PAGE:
Sure, a reboot will clear the problem, but what if you have a job running on the machine that you don’t want to stop? Like MediaCenter recording a TV show?

Here’s another way of clearing it: log onto another account (not the one you’re having problems with, but it doesn’t matter if once again you get a temporary profile), and run Regedit as Administrator. Go to HKEY_USERS, and look for the keys matching the affected user(s), eg HOSTNAME_USERNAME. Select the key and choose File / Unload Hive.

That user should then be cleared.

(via an answer in this post).

Still hunting for the root cause, but in my case it really does seem to happen when Google’s Updater is on the plot. Apparently you can use Process Explorer to work out which process has c:\users\USER\ntuser.dat locked, though when I tried that, it didn’t seem to find it. But certainly some Google processes were running at the time.

Google Pac-man!

To celebrate Pacman’s 30th anniversary, Google’s banner today is not only Pac-man-based, it’s a playable game if you wait for a few seconds.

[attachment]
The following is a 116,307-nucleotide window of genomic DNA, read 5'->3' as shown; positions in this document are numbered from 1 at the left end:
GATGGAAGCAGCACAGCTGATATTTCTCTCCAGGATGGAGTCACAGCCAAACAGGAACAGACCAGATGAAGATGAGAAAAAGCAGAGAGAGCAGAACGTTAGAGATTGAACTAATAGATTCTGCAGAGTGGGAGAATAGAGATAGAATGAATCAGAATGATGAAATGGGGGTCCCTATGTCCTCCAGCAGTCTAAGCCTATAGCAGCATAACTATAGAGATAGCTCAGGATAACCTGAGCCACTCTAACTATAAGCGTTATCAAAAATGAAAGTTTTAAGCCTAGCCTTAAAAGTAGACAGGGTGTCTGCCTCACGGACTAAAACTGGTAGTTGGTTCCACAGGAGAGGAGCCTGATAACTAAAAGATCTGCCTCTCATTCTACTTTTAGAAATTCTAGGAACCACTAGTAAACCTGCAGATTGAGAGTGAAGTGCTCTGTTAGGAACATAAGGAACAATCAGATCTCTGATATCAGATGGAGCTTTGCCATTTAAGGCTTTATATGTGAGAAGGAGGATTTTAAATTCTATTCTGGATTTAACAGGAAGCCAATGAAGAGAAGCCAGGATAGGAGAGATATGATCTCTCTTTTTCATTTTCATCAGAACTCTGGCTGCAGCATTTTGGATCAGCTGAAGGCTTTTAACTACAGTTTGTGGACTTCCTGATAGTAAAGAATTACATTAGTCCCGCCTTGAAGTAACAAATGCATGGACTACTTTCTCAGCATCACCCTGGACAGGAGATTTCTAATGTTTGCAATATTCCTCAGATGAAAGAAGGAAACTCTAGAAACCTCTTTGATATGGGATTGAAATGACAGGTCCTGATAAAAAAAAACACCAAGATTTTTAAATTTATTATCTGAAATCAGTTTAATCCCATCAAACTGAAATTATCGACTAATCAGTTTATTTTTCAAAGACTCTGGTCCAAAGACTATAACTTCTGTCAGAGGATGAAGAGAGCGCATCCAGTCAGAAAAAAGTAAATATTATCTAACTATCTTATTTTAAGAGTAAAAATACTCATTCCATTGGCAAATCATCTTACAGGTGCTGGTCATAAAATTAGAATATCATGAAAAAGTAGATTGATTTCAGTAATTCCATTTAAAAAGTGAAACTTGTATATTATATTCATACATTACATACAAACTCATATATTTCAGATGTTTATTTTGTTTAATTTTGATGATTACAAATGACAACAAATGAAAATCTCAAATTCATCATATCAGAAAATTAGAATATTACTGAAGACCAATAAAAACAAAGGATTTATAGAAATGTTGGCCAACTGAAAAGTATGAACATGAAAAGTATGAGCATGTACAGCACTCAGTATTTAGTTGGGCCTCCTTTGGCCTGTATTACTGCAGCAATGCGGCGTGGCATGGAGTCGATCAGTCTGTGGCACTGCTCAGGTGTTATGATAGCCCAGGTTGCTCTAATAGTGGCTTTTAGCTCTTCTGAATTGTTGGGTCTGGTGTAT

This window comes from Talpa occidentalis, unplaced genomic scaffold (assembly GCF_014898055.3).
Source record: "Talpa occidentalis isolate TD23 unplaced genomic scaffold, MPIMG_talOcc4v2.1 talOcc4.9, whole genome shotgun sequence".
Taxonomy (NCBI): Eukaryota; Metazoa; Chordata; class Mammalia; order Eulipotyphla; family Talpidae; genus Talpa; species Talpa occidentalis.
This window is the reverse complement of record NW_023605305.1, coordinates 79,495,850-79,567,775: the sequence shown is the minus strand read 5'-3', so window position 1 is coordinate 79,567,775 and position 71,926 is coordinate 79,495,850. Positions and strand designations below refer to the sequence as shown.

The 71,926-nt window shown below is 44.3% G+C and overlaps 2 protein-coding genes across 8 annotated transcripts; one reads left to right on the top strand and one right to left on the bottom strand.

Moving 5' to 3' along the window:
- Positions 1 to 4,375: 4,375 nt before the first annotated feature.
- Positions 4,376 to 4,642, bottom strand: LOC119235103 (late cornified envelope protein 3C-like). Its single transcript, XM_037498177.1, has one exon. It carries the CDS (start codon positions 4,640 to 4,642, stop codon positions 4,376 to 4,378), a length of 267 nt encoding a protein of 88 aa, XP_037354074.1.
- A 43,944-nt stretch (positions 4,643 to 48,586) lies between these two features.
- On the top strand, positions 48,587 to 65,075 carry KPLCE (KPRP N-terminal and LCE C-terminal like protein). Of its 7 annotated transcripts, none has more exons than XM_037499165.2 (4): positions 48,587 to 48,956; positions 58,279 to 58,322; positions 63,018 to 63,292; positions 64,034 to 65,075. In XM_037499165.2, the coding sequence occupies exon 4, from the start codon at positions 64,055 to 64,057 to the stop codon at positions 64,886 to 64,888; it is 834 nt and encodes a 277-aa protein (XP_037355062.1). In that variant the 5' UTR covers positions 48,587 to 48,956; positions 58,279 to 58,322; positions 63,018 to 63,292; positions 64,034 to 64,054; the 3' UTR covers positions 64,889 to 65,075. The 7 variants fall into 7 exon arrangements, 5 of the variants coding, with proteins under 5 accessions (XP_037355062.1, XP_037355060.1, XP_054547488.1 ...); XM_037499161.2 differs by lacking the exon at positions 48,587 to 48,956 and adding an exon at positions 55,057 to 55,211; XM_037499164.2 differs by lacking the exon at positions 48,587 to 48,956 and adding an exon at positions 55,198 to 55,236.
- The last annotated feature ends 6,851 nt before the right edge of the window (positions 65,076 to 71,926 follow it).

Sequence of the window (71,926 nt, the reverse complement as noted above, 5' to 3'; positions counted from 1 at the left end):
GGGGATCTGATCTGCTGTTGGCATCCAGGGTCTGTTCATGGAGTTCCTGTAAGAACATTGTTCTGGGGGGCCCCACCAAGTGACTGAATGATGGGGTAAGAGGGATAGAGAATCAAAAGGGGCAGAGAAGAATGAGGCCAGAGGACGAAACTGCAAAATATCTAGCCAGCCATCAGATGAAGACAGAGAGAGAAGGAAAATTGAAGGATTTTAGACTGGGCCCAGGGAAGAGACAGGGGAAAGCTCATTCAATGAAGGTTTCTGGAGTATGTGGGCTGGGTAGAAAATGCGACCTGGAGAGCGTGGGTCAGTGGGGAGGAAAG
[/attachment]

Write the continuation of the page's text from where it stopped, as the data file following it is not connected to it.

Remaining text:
Google Pacman

And yes, if you clear the first two boards, you get the traditional cut-scene.

Google Pacman

Google Pacman

Is that totally awesome or what?

Am I correct in thinking it’s not actually written in Flash, but in some clever HTML-type thingy?

Update: Yes. CNet reports: ccording to Germick, the company worked with Pac-Man’s publisher, Namco Bandai, to make the project as realistic as possible. Yet the Google team, with the inspirational lead of Marcin Wichary, a Google senior user experience designer, built their version of the game from the ground up using JavaScript, HTML, and CSS.

Update 4pm: If you click Insert Coin twice, you get a two-player game (W/A/S/Z controls Ms Pac-Man). And there is one minor bug I’ve noticed — sometimes when chasing ghosts after eating a power pill, you can pass right through them.